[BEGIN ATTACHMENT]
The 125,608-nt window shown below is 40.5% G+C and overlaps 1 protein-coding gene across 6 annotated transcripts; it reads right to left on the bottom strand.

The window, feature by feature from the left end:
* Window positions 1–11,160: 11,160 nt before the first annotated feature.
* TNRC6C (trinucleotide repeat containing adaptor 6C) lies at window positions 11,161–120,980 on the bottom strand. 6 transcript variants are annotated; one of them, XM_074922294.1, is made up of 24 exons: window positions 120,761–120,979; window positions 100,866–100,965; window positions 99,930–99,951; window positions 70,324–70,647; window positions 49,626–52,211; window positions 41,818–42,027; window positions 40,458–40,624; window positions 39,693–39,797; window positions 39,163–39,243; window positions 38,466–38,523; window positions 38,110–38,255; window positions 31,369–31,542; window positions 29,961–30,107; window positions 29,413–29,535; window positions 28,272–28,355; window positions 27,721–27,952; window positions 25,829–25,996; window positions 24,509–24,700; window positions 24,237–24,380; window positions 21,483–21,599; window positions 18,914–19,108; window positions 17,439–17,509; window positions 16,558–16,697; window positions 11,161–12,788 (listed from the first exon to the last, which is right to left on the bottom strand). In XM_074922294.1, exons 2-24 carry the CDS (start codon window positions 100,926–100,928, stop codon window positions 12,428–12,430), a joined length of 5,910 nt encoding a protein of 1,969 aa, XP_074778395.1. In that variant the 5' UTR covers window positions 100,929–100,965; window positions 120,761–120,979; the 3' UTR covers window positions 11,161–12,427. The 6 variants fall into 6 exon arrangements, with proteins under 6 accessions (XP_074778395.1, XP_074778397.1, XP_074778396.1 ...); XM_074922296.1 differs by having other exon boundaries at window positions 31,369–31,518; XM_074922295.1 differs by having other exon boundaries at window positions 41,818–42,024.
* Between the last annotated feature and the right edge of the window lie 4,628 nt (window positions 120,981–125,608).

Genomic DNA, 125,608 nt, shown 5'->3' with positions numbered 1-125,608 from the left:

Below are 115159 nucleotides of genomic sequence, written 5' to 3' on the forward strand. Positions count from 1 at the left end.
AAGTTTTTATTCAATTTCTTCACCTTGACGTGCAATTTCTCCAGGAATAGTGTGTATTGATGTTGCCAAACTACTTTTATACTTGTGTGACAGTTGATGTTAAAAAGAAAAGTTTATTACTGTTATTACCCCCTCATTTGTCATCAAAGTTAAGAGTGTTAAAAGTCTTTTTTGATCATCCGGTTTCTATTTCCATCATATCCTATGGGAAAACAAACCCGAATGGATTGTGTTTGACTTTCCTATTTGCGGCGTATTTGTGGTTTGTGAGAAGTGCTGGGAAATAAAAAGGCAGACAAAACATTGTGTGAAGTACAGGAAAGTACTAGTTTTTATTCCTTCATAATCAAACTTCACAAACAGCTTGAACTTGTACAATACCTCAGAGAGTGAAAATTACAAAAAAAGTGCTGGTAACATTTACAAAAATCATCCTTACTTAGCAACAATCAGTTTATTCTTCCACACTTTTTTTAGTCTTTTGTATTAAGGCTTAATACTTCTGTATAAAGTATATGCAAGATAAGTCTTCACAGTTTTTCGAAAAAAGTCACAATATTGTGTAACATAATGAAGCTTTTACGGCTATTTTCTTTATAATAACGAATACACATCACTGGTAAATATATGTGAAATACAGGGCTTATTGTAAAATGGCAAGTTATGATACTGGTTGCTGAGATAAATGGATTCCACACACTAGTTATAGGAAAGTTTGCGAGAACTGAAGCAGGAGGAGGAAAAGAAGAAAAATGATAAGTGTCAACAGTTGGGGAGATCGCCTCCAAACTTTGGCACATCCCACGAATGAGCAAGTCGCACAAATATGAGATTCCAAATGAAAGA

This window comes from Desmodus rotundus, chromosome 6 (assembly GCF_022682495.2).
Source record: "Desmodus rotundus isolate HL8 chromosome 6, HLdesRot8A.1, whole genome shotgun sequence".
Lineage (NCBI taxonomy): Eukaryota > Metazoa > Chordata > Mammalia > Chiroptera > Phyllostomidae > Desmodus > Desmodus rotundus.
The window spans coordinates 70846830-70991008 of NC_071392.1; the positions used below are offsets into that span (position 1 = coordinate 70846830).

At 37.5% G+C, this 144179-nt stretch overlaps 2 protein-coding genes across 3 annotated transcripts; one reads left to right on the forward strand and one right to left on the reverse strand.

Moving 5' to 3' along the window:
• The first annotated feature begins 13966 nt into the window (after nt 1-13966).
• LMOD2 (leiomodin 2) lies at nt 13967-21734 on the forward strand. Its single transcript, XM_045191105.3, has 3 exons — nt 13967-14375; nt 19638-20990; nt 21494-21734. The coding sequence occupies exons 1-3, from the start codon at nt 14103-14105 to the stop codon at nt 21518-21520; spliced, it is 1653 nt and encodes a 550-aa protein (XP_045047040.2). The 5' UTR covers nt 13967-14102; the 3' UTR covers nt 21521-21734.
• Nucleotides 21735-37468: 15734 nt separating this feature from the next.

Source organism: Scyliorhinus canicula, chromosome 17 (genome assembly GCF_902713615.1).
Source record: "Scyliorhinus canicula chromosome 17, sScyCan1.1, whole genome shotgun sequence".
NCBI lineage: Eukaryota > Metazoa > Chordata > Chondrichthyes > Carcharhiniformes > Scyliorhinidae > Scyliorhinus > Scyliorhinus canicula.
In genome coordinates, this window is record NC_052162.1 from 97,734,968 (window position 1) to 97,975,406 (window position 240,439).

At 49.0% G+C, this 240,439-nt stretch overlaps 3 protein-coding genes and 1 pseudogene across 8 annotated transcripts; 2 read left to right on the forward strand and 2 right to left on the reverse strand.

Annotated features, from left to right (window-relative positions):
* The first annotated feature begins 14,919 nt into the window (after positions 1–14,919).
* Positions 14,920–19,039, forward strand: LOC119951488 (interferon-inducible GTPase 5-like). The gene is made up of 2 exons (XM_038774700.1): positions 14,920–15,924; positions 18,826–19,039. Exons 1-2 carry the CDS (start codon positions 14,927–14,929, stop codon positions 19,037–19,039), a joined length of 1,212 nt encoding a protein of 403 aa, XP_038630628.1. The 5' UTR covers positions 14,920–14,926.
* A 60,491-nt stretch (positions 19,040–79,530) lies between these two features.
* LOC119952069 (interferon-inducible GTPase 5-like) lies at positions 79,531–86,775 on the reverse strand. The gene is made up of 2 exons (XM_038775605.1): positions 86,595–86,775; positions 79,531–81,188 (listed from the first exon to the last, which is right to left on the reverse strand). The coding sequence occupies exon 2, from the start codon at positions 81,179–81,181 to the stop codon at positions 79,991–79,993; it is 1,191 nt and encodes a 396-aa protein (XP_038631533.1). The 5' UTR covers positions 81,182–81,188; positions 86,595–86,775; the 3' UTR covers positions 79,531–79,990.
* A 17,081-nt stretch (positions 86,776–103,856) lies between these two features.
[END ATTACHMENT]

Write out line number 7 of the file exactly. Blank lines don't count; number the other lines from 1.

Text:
Below are 115159 nucleotides of genomic sequence, written 5' to 3' on the forward strand. Positions count from 1 at the left end.